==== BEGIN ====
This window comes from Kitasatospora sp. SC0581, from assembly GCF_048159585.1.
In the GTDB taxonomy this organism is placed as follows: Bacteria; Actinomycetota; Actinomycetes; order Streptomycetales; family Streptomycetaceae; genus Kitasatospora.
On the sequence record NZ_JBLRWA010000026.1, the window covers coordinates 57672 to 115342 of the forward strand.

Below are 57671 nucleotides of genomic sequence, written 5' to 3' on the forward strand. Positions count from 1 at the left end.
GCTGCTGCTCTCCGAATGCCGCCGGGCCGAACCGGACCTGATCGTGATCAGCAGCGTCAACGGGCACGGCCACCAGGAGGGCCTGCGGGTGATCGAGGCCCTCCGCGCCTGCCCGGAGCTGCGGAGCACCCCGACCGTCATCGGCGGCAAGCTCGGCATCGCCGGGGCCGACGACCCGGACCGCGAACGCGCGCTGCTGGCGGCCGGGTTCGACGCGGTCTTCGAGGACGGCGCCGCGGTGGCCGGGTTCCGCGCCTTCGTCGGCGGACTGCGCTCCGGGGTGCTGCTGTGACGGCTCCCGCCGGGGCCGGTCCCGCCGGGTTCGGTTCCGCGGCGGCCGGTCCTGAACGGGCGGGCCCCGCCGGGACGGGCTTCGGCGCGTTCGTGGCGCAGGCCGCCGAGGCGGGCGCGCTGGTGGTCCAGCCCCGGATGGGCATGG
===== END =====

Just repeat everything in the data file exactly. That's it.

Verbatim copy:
This window comes from Kitasatospora sp. SC0581, from assembly GCF_048159585.1.
In the GTDB taxonomy this organism is placed as follows: Bacteria; Actinomycetota; Actinomycetes; order Streptomycetales; family Streptomycetaceae; genus Kitasatospora.
On the sequence record NZ_JBLRWA010000026.1, the window covers coordinates 57672 to 115342 of the forward strand.

Below are 57671 nucleotides of genomic sequence, written 5' to 3' on the forward strand. Positions count from 1 at the left end.
GCTGCTGCTCTCCGAATGCCGCCGGGCCGAACCGGACCTGATCGTGATCAGCAGCGTCAACGGGCACGGCCACCAGGAGGGCCTGCGGGTGATCGAGGCCCTCCGCGCCTGCCCGGAGCTGCGGAGCACCCCGACCGTCATCGGCGGCAAGCTCGGCATCGCCGGGGCCGACGACCCGGACCGCGAACGCGCGCTGCTGGCGGCCGGGTTCGACGCGGTCTTCGAGGACGGCGCCGCGGTGGCCGGGTTCCGCGCCTTCGTCGGCGGACTGCGCTCCGGGGTGCTGCTGTGACGGCTCCCGCCGGGGCCGGTCCCGCCGGGTTCGGTTCCGCGGCGGCCGGTCCTGAACGGGCGGGCCCCGCCGGGACGGGCTTCGGCGCGTTCGTGGCGCAGGCCGCCGAGGCGGGCGCGCTGGTGGTCCAGCCCCGGATGGGCATGG